Author(s): Li B, Wu R
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Abstract The genetic causes of heterosis in tree growth were investigated by a comparative genetic analysis of intra- and inter-specific crosses derived from Populus tremuloides and P. tremula. A new analytical method was developed to estimate the effective number of loci affecting a quantitative trait and the magnitudes of their additive and dominant effects across loci. The method combines the assumption of multiple alleles, as frequently found in outcrossing species, and the family structure analysis at different hierarchical levels. During the first 3 years of growth, interspecific hybrids displayed strong heterosis in stem growth, especially volume index, over intraspecific hybrids. By a series of joint analyses on the combining ability and the genetic component, we found that F1 heterosis might be due to overdominant interaction between two alleles, one from the P. tremuloides parent and the other from the P. tremula parent, at the same loci. This inference was derived from the finding that heterozygotes, newly formed through species combination, showed much greater growth than the heterozygotes from intraspecifc crosses at a reference locus. Heterosis in aspen growth appeared to be under multi-genic control, with a slightly larger number of loci for stem diameter and volume (9-10) than for height (6-8). For traits with non-significant heterosis, such as stem allometry and internode number and length, the number of underlying loci seemed to be much fewer (3-4). While additive effects appeared to influence seedling traits collectively across loci, a few major dominant loci had much larger effects on stem growth.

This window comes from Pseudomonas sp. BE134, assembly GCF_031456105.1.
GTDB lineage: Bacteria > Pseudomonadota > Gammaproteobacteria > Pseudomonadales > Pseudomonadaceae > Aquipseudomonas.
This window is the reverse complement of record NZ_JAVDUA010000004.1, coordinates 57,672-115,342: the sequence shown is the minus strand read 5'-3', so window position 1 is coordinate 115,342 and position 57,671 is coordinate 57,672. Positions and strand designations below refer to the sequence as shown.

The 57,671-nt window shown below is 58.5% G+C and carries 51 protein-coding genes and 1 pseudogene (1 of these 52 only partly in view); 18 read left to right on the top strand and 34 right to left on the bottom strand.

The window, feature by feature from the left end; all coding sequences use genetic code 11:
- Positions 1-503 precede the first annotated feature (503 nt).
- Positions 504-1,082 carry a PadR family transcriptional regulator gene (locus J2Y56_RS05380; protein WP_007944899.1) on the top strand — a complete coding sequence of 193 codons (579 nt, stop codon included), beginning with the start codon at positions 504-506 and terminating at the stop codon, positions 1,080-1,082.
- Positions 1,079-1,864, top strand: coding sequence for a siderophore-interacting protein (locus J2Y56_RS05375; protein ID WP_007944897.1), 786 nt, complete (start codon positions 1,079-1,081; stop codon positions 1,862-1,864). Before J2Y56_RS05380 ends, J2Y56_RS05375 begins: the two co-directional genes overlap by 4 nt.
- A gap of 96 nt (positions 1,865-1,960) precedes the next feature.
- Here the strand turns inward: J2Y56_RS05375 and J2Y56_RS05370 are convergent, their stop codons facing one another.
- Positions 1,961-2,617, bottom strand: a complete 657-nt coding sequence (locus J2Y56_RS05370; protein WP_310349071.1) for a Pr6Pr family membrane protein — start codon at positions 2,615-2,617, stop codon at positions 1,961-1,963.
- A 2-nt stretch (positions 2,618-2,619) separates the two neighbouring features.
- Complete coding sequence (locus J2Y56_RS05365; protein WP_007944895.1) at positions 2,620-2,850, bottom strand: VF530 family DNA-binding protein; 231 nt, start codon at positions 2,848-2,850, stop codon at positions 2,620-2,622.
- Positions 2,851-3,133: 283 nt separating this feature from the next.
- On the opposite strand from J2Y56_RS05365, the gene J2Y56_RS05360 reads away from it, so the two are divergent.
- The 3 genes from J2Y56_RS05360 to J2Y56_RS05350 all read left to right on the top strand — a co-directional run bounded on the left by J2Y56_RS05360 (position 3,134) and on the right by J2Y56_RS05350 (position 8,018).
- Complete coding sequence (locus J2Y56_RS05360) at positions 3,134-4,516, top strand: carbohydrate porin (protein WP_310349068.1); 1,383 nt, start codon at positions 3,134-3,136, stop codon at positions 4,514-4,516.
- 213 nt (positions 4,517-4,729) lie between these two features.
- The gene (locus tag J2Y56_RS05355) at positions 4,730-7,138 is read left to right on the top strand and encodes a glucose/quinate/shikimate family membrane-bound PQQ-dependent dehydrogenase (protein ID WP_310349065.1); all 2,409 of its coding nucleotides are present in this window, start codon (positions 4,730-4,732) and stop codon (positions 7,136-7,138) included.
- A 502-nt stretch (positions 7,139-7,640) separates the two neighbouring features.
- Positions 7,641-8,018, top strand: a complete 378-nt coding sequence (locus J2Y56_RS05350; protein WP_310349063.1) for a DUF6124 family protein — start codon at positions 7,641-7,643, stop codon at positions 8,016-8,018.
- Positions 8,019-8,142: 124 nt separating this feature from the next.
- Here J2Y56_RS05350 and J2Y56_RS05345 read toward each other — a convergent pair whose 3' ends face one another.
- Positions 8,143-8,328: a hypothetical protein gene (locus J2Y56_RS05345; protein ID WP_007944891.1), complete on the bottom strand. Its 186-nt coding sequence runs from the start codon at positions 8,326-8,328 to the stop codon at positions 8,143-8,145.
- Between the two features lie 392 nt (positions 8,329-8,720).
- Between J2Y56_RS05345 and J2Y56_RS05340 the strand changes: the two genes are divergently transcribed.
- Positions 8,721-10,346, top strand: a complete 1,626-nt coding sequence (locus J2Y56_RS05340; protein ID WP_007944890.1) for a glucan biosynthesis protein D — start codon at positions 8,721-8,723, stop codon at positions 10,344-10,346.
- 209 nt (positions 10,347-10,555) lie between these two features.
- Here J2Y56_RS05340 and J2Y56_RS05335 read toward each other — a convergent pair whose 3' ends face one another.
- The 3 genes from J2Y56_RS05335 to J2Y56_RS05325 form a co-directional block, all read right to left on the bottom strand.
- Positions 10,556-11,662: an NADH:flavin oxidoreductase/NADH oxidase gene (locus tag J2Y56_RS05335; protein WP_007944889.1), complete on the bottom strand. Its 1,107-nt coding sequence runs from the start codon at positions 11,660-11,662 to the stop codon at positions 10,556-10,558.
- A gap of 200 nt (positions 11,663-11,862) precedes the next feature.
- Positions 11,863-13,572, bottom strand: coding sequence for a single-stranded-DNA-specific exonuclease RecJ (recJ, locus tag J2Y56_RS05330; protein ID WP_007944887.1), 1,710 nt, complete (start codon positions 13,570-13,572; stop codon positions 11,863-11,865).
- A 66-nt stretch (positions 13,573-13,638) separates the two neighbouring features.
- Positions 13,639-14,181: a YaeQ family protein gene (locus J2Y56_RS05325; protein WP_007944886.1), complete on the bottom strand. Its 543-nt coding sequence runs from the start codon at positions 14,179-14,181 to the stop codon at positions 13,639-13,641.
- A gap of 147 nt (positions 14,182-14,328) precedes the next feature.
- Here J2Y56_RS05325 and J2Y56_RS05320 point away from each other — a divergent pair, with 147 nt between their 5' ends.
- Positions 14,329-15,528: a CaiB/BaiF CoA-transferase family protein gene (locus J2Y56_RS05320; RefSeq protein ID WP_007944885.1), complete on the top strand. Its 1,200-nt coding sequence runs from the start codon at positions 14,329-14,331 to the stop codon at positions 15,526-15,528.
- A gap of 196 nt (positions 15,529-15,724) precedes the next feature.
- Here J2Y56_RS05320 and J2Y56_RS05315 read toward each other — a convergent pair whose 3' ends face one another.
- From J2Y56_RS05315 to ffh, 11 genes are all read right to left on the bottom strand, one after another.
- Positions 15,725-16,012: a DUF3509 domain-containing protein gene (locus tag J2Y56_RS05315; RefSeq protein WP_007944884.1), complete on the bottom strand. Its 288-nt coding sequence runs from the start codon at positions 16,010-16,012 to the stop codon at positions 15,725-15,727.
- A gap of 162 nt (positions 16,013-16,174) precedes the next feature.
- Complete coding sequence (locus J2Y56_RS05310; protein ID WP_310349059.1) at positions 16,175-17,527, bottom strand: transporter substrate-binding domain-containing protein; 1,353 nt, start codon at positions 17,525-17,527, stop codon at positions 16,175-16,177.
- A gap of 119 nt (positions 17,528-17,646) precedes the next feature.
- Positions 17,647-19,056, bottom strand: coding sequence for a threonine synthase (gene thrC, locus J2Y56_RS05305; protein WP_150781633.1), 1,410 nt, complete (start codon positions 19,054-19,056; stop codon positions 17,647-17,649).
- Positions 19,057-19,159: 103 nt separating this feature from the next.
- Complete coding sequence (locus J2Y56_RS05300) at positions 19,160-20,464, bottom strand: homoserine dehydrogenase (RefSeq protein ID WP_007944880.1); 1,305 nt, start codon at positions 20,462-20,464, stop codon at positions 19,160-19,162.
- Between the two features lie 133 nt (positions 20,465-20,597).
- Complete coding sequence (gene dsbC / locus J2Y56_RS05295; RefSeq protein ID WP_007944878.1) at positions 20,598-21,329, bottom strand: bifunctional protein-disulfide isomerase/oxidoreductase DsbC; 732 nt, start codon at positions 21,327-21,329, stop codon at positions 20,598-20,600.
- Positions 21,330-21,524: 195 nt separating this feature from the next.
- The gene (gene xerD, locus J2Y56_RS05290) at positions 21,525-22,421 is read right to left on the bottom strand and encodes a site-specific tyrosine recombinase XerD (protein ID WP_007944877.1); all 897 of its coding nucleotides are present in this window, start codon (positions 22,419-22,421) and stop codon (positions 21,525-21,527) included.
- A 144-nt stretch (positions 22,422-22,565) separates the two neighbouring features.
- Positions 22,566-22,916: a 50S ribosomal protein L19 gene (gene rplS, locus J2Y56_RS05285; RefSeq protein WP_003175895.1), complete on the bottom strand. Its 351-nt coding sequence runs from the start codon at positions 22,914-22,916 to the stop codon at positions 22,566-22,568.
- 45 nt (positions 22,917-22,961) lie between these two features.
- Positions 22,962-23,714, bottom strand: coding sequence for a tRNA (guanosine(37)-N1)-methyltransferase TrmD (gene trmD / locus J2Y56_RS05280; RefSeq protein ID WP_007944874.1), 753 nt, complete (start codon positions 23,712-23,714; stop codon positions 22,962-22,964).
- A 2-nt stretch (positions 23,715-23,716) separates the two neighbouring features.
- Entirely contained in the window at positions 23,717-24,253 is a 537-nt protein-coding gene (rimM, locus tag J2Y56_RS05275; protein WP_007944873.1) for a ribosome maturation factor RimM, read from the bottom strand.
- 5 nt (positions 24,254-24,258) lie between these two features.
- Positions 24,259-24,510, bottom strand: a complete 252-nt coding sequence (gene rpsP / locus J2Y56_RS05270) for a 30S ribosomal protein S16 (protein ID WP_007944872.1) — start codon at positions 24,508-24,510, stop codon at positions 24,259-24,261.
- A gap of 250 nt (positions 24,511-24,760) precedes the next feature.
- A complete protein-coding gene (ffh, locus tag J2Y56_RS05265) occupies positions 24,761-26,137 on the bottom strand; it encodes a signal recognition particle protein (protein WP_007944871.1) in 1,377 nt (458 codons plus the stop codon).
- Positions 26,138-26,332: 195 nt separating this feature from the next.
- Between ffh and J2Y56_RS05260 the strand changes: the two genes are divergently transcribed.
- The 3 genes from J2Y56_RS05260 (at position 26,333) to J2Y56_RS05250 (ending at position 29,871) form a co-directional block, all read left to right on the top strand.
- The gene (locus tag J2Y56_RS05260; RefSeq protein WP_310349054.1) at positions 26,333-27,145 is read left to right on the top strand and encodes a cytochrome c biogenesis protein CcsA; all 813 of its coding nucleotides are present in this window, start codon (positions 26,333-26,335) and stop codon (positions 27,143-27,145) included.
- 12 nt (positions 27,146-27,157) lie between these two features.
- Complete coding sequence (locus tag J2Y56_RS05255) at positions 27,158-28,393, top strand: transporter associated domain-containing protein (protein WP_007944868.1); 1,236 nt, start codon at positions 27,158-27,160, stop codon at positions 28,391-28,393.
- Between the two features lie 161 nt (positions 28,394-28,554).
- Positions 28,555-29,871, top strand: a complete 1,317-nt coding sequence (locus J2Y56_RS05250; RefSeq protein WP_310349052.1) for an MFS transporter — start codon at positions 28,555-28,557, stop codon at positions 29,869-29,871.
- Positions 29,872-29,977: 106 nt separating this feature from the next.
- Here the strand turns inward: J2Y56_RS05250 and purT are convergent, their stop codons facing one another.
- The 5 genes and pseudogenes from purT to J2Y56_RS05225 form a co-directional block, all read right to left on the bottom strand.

This article was published in Theor Appl Genet
and referenced in Journal of Biometrics & Biostatistics